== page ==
There are over 10 000 known invertebrate species in Tasmania. Invertebrates are animals who do not have a backbone, and Tasmania has an unusually high proportion of species that are endemic - known to exist only in Tasmania. Nearly half of the invertebrate species found within the Tasmanian Wilderness World Heritage Area, are found nowhere else on Earth.
Many well known groups of invertebrates have a high proportion of species restricted to Tasmania, such as 92% of the island's terrestrial oligochaetes (earthworms), 92% of its syncarids (mountain shrimps), 93% of its terrestrial amphipods (landhoppers), 88% of its freshwater crayfish, 89% of its stoneflies, 70% of its caddis-flies and 93% of its carabid beetles. There are also many groups where the largest or most spectacular examples occur in Tasmania, such as springtails, stoneflies, and the impressive freshwater crayfish.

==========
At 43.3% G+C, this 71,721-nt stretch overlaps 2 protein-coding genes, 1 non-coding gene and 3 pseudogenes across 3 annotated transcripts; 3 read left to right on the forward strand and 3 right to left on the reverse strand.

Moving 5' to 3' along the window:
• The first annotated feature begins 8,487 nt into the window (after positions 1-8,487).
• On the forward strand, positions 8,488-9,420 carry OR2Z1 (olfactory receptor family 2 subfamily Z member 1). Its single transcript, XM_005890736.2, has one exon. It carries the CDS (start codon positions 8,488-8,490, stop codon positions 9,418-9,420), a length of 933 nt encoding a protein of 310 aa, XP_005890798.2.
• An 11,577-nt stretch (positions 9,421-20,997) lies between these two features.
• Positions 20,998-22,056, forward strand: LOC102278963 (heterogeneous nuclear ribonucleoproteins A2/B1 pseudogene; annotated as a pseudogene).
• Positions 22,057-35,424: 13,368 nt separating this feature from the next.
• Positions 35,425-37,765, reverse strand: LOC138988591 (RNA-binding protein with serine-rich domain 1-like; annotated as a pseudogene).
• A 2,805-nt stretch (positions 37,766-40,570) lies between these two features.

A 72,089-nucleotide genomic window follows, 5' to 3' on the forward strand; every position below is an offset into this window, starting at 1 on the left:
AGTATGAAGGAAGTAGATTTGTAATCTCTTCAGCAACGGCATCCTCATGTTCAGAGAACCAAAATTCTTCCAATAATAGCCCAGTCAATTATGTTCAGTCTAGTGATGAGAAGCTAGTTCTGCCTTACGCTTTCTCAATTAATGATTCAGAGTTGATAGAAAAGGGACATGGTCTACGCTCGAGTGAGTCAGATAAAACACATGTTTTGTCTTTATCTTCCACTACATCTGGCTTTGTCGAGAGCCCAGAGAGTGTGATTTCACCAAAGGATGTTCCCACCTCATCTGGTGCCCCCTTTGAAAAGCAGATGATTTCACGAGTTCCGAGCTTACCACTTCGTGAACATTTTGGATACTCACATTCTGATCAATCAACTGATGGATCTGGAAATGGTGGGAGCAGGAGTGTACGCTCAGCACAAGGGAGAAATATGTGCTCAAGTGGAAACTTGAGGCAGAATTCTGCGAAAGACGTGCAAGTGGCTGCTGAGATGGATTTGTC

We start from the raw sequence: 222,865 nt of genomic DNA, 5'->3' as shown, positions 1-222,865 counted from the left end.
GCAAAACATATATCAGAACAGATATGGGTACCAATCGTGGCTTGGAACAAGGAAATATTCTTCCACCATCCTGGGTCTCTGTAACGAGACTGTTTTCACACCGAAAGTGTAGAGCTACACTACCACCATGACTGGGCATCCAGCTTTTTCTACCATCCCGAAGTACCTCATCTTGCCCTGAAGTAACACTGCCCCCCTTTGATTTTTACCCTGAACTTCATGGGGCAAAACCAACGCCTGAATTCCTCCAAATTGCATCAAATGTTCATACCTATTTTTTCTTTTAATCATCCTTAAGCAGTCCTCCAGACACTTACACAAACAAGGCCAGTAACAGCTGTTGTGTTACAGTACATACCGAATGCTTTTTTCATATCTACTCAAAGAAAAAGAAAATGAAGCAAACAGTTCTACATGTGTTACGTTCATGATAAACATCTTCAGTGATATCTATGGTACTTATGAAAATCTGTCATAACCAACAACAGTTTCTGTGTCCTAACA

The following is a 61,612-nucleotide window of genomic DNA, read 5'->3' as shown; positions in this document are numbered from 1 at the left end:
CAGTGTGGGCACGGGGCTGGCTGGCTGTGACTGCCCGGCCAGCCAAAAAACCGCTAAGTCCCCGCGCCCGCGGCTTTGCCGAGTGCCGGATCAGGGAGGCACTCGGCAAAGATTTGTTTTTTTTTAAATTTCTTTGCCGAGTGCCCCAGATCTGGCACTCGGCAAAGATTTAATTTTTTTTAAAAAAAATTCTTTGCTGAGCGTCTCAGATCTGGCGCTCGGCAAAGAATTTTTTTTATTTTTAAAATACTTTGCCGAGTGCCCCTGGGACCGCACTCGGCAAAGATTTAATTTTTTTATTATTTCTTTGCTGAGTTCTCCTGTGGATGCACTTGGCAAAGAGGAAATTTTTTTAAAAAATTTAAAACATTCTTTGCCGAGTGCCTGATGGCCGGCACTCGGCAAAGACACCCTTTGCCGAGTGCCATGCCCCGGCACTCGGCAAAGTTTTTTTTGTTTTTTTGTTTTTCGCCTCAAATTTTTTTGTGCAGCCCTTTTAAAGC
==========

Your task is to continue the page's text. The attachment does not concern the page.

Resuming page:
Many species have greatly restricted ranges, such as the blind velvet worm, while others occupy remarkably narrow niches, such as the pandani moth which feeds soley within the fronds of the endemic pandani, the world's tallest heath plant.
Invertebrates form an integral part of Tasmania's ecological systems, but the majority of the State's invertebrate species remain undescribed or undiscovered, with little or nothing known about their ecology.
What to see
There are thousands of invertebrates in Tasmania, here are a few of our favourites:
- Freshwater Burrowing Crayfish (Engaeus spp.)
- Giant Freshwater Crayfish (Astacopsis gouldi)
- Mountain Shrimp (Anaspides spp.)
- Pandani moth
- Pencil pine moth
- Hairy cicada
- Dragonflies and damselflies
- Cave spiders
- Cave harvestmen
- Velvet worms (Peripatus)
Where to see